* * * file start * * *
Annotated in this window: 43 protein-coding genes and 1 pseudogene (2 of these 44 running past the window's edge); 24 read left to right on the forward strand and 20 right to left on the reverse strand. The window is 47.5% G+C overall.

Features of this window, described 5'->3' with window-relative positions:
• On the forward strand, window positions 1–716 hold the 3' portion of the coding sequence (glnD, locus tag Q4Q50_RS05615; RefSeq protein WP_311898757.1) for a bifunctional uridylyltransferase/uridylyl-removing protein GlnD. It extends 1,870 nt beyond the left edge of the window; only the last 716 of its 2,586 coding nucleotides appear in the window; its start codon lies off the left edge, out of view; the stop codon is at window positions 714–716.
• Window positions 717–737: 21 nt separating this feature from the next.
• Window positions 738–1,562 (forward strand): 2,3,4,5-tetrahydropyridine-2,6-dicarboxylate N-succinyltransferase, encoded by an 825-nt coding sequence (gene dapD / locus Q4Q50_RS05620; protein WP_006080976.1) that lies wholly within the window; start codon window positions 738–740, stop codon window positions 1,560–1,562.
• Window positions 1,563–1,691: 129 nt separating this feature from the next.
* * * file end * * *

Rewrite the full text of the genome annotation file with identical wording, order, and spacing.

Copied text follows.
Annotated in this window: 43 protein-coding genes and 1 pseudogene (2 of these 44 running past the window's edge); 24 read left to right on the forward strand and 20 right to left on the reverse strand. The window is 47.5% G+C overall.

Features of this window, described 5'->3' with window-relative positions:
• On the forward strand, window positions 1–716 hold the 3' portion of the coding sequence (glnD, locus tag Q4Q50_RS05615; RefSeq protein WP_311898757.1) for a bifunctional uridylyltransferase/uridylyl-removing protein GlnD. It extends 1,870 nt beyond the left edge of the window; only the last 716 of its 2,586 coding nucleotides appear in the window; its start codon lies off the left edge, out of view; the stop codon is at window positions 714–716.
• Window positions 717–737: 21 nt separating this feature from the next.
• Window positions 738–1,562 (forward strand): 2,3,4,5-tetrahydropyridine-2,6-dicarboxylate N-succinyltransferase, encoded by an 825-nt coding sequence (gene dapD / locus Q4Q50_RS05620; protein WP_006080976.1) that lies wholly within the window; start codon window positions 738–740, stop codon window positions 1,560–1,562.
• Window positions 1,563–1,691: 129 nt separating this feature from the next.